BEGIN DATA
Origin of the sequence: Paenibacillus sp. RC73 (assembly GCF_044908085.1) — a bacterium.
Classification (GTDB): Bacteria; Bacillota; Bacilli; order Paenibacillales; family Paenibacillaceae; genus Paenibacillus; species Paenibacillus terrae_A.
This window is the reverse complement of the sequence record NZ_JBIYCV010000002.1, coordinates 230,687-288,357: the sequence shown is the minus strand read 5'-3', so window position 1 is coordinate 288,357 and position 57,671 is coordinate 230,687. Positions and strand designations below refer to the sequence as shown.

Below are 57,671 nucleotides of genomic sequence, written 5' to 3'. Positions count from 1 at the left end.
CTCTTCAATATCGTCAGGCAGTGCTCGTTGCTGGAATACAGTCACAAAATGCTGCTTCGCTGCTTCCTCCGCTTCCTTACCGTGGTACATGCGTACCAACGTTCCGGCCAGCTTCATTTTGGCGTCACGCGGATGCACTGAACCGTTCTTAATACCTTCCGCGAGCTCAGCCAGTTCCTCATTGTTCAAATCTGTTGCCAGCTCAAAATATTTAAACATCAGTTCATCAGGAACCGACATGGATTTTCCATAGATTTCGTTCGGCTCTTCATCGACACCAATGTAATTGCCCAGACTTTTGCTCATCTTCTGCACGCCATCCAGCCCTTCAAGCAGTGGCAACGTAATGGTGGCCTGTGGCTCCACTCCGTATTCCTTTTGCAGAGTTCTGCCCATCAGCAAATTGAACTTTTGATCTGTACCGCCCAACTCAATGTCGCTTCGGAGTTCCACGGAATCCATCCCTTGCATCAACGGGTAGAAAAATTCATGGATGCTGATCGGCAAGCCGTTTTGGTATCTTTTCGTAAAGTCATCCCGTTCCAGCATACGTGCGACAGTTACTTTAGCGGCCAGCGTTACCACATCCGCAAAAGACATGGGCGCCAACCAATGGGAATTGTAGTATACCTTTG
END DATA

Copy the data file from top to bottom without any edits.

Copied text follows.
Origin of the sequence: Paenibacillus sp. RC73 (assembly GCF_044908085.1) — a bacterium.
Classification (GTDB): Bacteria; Bacillota; Bacilli; order Paenibacillales; family Paenibacillaceae; genus Paenibacillus; species Paenibacillus terrae_A.
This window is the reverse complement of the sequence record NZ_JBIYCV010000002.1, coordinates 230,687-288,357: the sequence shown is the minus strand read 5'-3', so window position 1 is coordinate 288,357 and position 57,671 is coordinate 230,687. Positions and strand designations below refer to the sequence as shown.

Below are 57,671 nucleotides of genomic sequence, written 5' to 3'. Positions count from 1 at the left end.
CTCTTCAATATCGTCAGGCAGTGCTCGTTGCTGGAATACAGTCACAAAATGCTGCTTCGCTGCTTCCTCCGCTTCCTTACCGTGGTACATGCGTACCAACGTTCCGGCCAGCTTCATTTTGGCGTCACGCGGATGCACTGAACCGTTCTTAATACCTTCCGCGAGCTCAGCCAGTTCCTCATTGTTCAAATCTGTTGCCAGCTCAAAATATTTAAACATCAGTTCATCAGGAACCGACATGGATTTTCCATAGATTTCGTTCGGCTCTTCATCGACACCAATGTAATTGCCCAGACTTTTGCTCATCTTCTGCACGCCATCCAGCCCTTCAAGCAGTGGCAACGTAATGGTGGCCTGTGGCTCCACTCCGTATTCCTTTTGCAGAGTTCTGCCCATCAGCAAATTGAACTTTTGATCTGTACCGCCCAACTCAATGTCGCTTCGGAGTTCCACGGAATCCATCCCTTGCATCAACGGGTAGAAAAATTCATGGATGCTGATCGGCAAGCCGTTTTGGTATCTTTTCGTAAAGTCATCCCGTTCCAGCATACGTGCGACAGTTACTTTAGCGGCCAGCGTTACCACATCCGCAAAAGACATGGGCGCCAACCAATGGGAATTGTAGTATACCTTTG